United States District Court, D. New Jersey
B. KUGLER United States District Judge.
MATTER having come before the Court upon plaintiff
Jeffrey Bello's (“Bello”) motion for
reconsideration. (Doc. No. 81). For the reasons set forth
below, Bello's motion is DENIED.
September 9, 2015, Bello filed a complaint and motion for a
preliminary injunction against Edgewater Park Sewer Authority
(“EPSA”) and the State of New
Jersey. (Doc. No. 1; Doc. No. 2). This was denied.
(Doc. No. 3). On September 29, 2015, Bellow filed a second
motion for a preliminary injunction. (Doc. No. 7). The Court
heard argument on this motion on November 9, 2015 and it was
denied. (Doc. No. 19). Bello filed another motion for a
preliminary injunction on August 8, 2016. (Doc. No. 46). This
motion was denied on September 30, 2016. (Doc. No. 53). On
October 31, 2016, Bello filed an amended complaint. (Doc. No.
62). EPSA answered on November 22, 2016 and filed its motion
for summary judgment on May 1, 2017. (Doc. No. 62; Doc. No.
70). Bello replied and filed his own cross-motion for summary
judgment on May 19, 2017. (Doc. No. 71). He then filed a
motion for an emergency preliminary injunction on August 18,
2017. (Doc. No. 74). On October 26, 2017, this Court granted
EPSA's motion for summary judgment and denied Bello's
cross-motion for summary judgment and Bello's motion
seeking an emergency preliminary injunction. (Doc. No. 79).
We entered judgment in favor of EPSA. (Id.).
issue are unpaid bills stemming from Bello's home's
connection to EPSA's public sewage line. (See
Am. Compl. at 6). The subject property is located at 143 E.
Warren St., Edgewater Park, New Jersey. (Id.). It is
classified by EPSA as a four unit home for sewage cost
assessment and billing purposes. (Id.). Bello
disputes EPSA's designation and billing practices as to
the home; he alleges that only three people have ever resided
there at one time. (Id.). Bello further alleges that
he has been charged “false connection fees, ” was
provided “false information” that led to the
public sewer line's initial installment, and that in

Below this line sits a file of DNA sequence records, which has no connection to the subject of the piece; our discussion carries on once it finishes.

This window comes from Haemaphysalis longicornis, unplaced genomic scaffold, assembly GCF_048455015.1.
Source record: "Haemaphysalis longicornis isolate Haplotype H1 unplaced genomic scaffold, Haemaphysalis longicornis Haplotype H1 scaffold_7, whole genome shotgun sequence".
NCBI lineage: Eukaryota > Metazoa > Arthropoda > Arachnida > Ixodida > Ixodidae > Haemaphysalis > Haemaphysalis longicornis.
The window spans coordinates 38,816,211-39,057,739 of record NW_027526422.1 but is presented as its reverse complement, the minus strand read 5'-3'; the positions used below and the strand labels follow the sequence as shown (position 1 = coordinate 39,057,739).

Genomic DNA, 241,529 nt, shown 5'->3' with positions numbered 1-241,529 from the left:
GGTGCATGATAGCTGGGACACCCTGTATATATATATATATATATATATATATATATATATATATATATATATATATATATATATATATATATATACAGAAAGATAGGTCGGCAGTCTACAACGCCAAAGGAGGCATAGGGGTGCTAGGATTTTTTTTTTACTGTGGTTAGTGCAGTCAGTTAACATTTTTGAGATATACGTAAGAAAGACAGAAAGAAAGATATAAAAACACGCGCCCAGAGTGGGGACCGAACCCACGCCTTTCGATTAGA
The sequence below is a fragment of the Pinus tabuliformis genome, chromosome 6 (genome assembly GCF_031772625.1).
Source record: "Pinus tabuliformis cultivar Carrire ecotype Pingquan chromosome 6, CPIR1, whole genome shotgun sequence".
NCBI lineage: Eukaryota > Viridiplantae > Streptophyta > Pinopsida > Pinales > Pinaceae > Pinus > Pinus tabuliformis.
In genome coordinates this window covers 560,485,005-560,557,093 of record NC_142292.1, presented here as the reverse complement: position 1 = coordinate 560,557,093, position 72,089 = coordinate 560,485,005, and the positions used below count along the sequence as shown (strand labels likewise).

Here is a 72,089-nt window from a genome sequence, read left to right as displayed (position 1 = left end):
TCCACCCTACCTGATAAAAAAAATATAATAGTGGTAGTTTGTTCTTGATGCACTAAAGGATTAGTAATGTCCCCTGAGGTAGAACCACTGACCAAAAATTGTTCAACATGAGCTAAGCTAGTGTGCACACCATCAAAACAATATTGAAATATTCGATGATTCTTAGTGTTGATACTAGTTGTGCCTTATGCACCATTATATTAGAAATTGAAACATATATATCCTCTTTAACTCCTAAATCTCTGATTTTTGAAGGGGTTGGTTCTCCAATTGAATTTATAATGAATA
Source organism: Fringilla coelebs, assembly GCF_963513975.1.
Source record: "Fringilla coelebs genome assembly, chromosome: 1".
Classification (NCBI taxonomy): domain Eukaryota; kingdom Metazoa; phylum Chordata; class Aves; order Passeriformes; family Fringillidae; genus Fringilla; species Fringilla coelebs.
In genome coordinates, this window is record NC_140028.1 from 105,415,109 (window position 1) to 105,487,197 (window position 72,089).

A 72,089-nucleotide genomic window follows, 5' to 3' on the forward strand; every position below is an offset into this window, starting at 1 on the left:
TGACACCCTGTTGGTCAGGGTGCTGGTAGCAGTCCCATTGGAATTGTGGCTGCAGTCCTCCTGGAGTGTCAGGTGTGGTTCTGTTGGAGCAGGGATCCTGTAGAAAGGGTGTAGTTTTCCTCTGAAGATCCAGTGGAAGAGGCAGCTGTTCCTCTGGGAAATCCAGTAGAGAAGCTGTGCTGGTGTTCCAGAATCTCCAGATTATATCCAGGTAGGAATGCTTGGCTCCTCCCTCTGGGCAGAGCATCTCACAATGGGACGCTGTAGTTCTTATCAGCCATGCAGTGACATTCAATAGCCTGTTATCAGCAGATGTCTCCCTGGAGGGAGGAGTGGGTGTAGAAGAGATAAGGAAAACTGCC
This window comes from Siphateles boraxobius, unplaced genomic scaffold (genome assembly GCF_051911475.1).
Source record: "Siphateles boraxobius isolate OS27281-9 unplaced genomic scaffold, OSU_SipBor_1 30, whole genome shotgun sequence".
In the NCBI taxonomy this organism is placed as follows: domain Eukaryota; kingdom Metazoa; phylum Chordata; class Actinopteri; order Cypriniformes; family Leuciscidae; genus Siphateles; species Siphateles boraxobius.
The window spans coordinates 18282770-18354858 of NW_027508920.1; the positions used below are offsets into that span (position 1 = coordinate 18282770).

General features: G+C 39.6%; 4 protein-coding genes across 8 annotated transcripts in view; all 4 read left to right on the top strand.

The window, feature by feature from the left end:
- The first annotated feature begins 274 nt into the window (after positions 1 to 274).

2010, an EPSA representative admitted as much and declared
that Bello was overcharged. (Id.).
this statement, Bello has refused to pay EPSA-asserting that
these bills are false taxes-and has instead tried to bill the
agency himself. He has not pursued available state remedies.
Instead, Bello says that he “requested help” from
every “feasible entity” in New Jersey but to no
avail. (Pl. Mot. Prelim. Inj. at 7). Bello has not brought
suit in New Jersey Superior Court because he claims that he
does not have standing. (Id. at 13). Bello now faces
a tax lien on his house which he asserts will force him into
bankruptcy. (See Id. at 15).
District of New Jersey, motions for reconsideration are
governed by Local Civil Rule 7.1(i), which allows a party to
seek reconsideration by the court on matters which it
believes the court overlooked when it ruled on the motion.
Church & Dwight Co. v. Abbott Labs., 545
F.Supp.2d 447, 449 (D.N.J. 2008). “The standard for
[reconsideration] is quite high, and reconsideration is to be
granted only sparingly.” United States v.
Jones, 159 F.R.D. 309, 314 (D.N.J. 1994) (citing
Maldonado v. Lucca, 636 F.Supp. 621, 630 (D.N.J.
1986)). To prevail on a motion for reconsideration, the
movant must show: “(1) an intervening change in the
law; (2) the availability of new evidence that was not
available when the court [issued its order]; or (3) the need
to correct a clear error of law or fact or to prevent
manifest injustice.” Max's Seafood Café
v. Quinteros, 176 F.3d 669, 677 (3d Cir. 1999).
has not demonstrated an intervening change of law, previously
unavailable evidence, or clear error of law or fact.
(Id.). Instead, Bello reiterates his earlier
arguments and conclusory proclamations. (See Doc.
No. 71; Doc. No. 79). To the extent Bellow disagrees with
this Court's decision, he may appeal it. But without
demonstrating or coherently alleging any of the three bases
for reconsideration, this Court must deny his motion for